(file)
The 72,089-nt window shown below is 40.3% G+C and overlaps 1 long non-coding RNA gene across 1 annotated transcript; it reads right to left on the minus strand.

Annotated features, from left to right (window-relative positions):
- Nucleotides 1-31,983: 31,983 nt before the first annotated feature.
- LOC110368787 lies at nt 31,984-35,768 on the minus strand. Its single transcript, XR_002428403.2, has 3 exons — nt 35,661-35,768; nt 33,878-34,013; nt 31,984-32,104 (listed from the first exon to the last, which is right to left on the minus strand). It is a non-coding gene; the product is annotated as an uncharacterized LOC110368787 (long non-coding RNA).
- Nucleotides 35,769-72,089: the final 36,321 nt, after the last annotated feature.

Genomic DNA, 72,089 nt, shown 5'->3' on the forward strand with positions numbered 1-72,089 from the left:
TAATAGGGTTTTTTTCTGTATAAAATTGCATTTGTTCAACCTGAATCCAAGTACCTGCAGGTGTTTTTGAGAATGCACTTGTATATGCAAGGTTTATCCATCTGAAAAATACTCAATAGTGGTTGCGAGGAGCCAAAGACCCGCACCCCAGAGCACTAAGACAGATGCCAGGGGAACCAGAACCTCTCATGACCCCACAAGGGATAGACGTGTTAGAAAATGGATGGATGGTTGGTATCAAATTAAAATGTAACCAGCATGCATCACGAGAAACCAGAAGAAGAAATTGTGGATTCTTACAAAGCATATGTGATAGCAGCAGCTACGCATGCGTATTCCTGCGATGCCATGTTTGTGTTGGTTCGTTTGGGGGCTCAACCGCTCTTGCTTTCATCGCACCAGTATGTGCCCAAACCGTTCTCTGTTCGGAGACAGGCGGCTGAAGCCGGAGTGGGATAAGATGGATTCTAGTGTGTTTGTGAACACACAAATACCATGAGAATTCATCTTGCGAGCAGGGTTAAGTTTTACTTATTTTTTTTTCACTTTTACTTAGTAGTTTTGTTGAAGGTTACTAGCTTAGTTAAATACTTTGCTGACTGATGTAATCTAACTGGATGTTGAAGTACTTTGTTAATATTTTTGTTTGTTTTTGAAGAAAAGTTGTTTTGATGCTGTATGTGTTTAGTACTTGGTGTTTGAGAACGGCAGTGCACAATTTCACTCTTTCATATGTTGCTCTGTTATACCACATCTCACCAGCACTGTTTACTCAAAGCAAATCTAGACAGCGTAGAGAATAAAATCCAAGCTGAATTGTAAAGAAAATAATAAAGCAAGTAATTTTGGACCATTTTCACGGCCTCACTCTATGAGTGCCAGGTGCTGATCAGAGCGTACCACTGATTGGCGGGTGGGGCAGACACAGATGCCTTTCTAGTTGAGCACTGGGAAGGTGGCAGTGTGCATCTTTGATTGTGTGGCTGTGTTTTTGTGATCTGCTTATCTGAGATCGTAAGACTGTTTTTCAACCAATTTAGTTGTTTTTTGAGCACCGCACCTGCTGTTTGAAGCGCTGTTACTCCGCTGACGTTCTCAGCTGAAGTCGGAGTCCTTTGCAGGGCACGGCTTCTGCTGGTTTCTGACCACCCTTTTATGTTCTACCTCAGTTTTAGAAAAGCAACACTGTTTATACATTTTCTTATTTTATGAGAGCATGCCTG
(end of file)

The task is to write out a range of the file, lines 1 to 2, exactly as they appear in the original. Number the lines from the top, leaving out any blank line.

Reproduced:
The 72,089-nt window shown below is 40.3% G+C and overlaps 1 long non-coding RNA gene across 1 annotated transcript; it reads right to left on the minus strand.

Annotated features, from left to right (window-relative positions):